The Delaware EPSCoR program has awarded seven seed grants to University of Delaware faculty whose projects address current environmental issues within the state.
EPSCoR, the Experimental Program to Stimulate Competitive Research, is a federal grant program of the National Science Foundation (NSF) that helps states develop their research capabilities so that they may compete for further federal funding.
Seed grants are typically in the $50,000 range and help researchers set the stage for applications to larger federal funding programs. Seed grant proposals are solicited annually during the fall semester. The selections were made by a committee of five senior faculty affiliated with the Delaware EPSCoR program and two external reviewers representing the Delaware Department of Natural Resources and Environmental Control (DNREC). This year’s funded projects are as follows:
Microbes that remove arsenic from rice
Rice is a staple in diets across the globe, but it is commonly contaminated by arsenic (As) in many developing nations. To solve this problem, University of Delaware scientists Harsh Bais and Janine Sherrier of the Department of Plant and Soil Sciences have proposed that the inoculation of rice with the bacterium EA106 will reduce arsenic accumulation within the edible portion of the plant, simultaneously improving quality and yield. Arsenic-contaminated rice represents a significant health risk to millions of people worldwide; in their research Bais and Sherrier plan to “systematically dissect the overall mechanism in As absorption and translocation in rice.” Their efforts will further probe the field of plant-microbial processes and how they may be used to agricultural advantage.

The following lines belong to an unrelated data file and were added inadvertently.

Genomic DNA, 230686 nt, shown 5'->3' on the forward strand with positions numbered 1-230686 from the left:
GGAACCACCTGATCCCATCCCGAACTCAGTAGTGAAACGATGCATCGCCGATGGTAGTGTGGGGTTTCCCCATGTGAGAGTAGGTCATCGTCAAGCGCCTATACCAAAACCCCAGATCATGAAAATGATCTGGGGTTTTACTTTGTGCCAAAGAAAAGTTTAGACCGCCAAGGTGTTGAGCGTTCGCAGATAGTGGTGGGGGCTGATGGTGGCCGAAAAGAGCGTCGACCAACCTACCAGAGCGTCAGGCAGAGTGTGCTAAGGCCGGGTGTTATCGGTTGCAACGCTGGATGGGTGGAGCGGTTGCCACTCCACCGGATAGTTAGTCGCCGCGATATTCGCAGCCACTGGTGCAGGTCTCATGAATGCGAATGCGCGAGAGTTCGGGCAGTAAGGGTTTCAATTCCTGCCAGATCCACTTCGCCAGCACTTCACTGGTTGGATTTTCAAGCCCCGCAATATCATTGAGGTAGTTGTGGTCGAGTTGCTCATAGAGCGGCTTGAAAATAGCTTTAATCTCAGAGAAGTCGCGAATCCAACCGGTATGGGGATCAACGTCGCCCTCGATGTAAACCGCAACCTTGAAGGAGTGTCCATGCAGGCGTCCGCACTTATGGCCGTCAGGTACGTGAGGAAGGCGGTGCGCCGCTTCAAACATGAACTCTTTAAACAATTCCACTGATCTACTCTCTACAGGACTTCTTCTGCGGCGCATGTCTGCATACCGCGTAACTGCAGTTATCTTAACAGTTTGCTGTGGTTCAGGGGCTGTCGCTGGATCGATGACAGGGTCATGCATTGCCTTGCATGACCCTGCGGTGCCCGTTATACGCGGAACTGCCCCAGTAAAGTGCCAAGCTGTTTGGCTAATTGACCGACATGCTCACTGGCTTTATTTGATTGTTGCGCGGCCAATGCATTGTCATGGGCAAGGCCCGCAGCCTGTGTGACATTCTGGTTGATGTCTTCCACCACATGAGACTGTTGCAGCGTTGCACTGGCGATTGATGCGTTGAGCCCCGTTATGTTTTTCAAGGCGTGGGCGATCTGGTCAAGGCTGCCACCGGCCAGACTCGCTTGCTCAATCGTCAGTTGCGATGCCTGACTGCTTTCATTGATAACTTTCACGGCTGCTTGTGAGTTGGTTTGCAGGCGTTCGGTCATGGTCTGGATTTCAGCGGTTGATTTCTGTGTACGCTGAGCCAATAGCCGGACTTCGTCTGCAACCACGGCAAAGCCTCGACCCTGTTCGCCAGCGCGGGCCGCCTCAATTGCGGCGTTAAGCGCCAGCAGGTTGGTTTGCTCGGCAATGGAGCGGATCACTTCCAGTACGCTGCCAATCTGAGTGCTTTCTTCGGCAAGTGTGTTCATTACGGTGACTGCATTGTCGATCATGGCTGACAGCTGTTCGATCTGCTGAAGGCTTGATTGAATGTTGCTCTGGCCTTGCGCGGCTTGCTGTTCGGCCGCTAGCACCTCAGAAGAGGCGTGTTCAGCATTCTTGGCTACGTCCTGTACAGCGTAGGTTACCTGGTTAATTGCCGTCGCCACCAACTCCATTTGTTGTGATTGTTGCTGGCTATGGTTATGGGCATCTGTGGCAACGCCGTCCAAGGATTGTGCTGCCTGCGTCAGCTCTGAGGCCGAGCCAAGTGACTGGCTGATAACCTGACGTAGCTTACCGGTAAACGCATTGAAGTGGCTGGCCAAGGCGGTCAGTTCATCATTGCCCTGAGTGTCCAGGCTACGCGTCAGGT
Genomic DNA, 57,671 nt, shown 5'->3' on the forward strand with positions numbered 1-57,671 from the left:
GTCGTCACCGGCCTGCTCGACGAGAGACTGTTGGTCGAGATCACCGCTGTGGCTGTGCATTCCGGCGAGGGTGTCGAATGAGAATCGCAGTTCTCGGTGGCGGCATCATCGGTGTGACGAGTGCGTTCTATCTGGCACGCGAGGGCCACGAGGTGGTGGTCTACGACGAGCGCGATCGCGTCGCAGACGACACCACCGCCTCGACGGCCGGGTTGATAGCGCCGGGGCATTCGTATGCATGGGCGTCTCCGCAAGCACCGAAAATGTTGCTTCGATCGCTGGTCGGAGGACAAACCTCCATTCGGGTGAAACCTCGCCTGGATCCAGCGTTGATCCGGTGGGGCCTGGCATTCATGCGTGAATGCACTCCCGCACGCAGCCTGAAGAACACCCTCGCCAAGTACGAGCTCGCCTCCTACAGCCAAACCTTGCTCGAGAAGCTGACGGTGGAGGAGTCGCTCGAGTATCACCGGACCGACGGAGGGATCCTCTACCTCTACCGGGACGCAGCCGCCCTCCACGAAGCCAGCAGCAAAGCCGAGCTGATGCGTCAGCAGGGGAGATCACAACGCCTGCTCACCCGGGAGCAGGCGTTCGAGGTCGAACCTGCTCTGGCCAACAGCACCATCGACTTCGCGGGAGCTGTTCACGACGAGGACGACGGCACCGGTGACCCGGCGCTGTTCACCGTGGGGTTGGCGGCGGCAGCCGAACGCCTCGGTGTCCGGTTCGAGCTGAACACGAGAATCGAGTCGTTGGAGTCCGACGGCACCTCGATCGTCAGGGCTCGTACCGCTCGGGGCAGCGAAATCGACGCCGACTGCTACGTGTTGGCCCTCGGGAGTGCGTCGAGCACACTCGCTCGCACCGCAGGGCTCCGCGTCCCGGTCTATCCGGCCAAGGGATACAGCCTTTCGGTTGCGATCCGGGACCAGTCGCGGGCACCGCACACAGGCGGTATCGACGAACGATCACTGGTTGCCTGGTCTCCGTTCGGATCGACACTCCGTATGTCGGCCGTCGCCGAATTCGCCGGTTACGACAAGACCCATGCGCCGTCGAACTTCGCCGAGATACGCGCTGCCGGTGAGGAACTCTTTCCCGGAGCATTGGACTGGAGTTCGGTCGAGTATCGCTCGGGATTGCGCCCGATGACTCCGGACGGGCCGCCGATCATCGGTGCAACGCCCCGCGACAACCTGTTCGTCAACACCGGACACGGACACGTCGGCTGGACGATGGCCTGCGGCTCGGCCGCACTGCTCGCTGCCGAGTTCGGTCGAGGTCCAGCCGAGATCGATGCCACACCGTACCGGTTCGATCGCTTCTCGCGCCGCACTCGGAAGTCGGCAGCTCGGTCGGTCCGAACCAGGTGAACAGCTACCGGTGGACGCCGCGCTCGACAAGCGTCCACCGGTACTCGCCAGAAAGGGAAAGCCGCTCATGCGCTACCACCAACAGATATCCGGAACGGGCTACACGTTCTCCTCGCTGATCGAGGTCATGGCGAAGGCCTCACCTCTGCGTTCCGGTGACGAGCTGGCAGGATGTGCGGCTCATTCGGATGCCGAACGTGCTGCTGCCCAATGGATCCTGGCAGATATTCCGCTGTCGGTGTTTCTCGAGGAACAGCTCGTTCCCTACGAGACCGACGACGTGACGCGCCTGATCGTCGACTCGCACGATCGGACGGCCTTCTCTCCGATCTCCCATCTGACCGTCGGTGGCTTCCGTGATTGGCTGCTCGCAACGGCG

Impact of terrestrial phosphorus on eutrophication in the Chesapeake Bay
Principal investigator Deb Jaisi, assistant professor, and Donald Sparks, S. Hallock du Pont Chair of Soil and Environmental Chemistry, both of the Department of Plant and Soil Sciences, will investigate the concentrations of terrestrial and nonterrestrial phosphorus (P) input into the Chesapeake Bay over time. The prevailing notion is that the level of nonterrestrial P has remained constant since early civilization, and thus terrestrial P is the sole culprit in the eutrophication (increased concentrations of nutrients which result in algae blooms and fish kills) of the Chesapeake Bay. However, observed changes in the bottom water environment indicate that this is unlikely. Their study will influence future management strategies to limit nutrient pollution, with regulations possibly addressing both terrestrial and nonterrestrial P input. Sparks is director of the Delaware Environmental Institute.
Article by Jacob Crum
Photos by Ambre Alexander and Kathy F. Atkinson
For the complete article and list of seed grant recipients, view the full story on UDaily